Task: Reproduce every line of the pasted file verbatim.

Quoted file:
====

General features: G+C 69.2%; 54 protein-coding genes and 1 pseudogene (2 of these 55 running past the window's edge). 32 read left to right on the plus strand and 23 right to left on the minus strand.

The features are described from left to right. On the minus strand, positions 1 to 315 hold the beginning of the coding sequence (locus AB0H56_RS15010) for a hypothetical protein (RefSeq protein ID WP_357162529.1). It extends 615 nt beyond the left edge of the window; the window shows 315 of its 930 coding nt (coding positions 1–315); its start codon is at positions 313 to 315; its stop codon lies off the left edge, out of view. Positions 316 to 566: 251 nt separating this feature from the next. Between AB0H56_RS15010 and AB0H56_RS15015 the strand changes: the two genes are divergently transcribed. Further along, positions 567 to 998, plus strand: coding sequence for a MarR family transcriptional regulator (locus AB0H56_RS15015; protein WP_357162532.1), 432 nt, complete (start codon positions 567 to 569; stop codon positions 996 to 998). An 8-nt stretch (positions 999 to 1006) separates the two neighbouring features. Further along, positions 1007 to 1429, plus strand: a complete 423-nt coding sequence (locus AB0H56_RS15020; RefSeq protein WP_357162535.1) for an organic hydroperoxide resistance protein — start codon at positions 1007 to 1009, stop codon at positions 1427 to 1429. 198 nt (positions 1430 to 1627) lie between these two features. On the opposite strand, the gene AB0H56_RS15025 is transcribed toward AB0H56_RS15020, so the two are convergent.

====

General features: G+C 69.2%; 54 protein-coding genes and 1 pseudogene (2 of these 55 running past the window's edge). 32 read left to right on the plus strand and 23 right to left on the minus strand.

The features are described from left to right. On the minus strand, positions 1 to 315 hold the beginning of the coding sequence (locus AB0H56_RS15010) for a hypothetical protein (RefSeq protein ID WP_357162529.1). It extends 615 nt beyond the left edge of the window; the window shows 315 of its 930 coding nt (coding positions 1–315); its start codon is at positions 313 to 315; its stop codon lies off the left edge, out of view. Positions 316 to 566: 251 nt separating this feature from the next. Between AB0H56_RS15010 and AB0H56_RS15015 the strand changes: the two genes are divergently transcribed. Further along, positions 567 to 998, plus strand: coding sequence for a MarR family transcriptional regulator (locus AB0H56_RS15015; protein WP_357162532.1), 432 nt, complete (start codon positions 567 to 569; stop codon positions 996 to 998). An 8-nt stretch (positions 999 to 1006) separates the two neighbouring features. Further along, positions 1007 to 1429, plus strand: a complete 423-nt coding sequence (locus AB0H56_RS15020; RefSeq protein WP_357162535.1) for an organic hydroperoxide resistance protein — start codon at positions 1007 to 1009, stop codon at positions 1427 to 1429. 198 nt (positions 1430 to 1627) lie between these two features. On the opposite strand, the gene AB0H56_RS15025 is transcribed toward AB0H56_RS15020, so the two are convergent.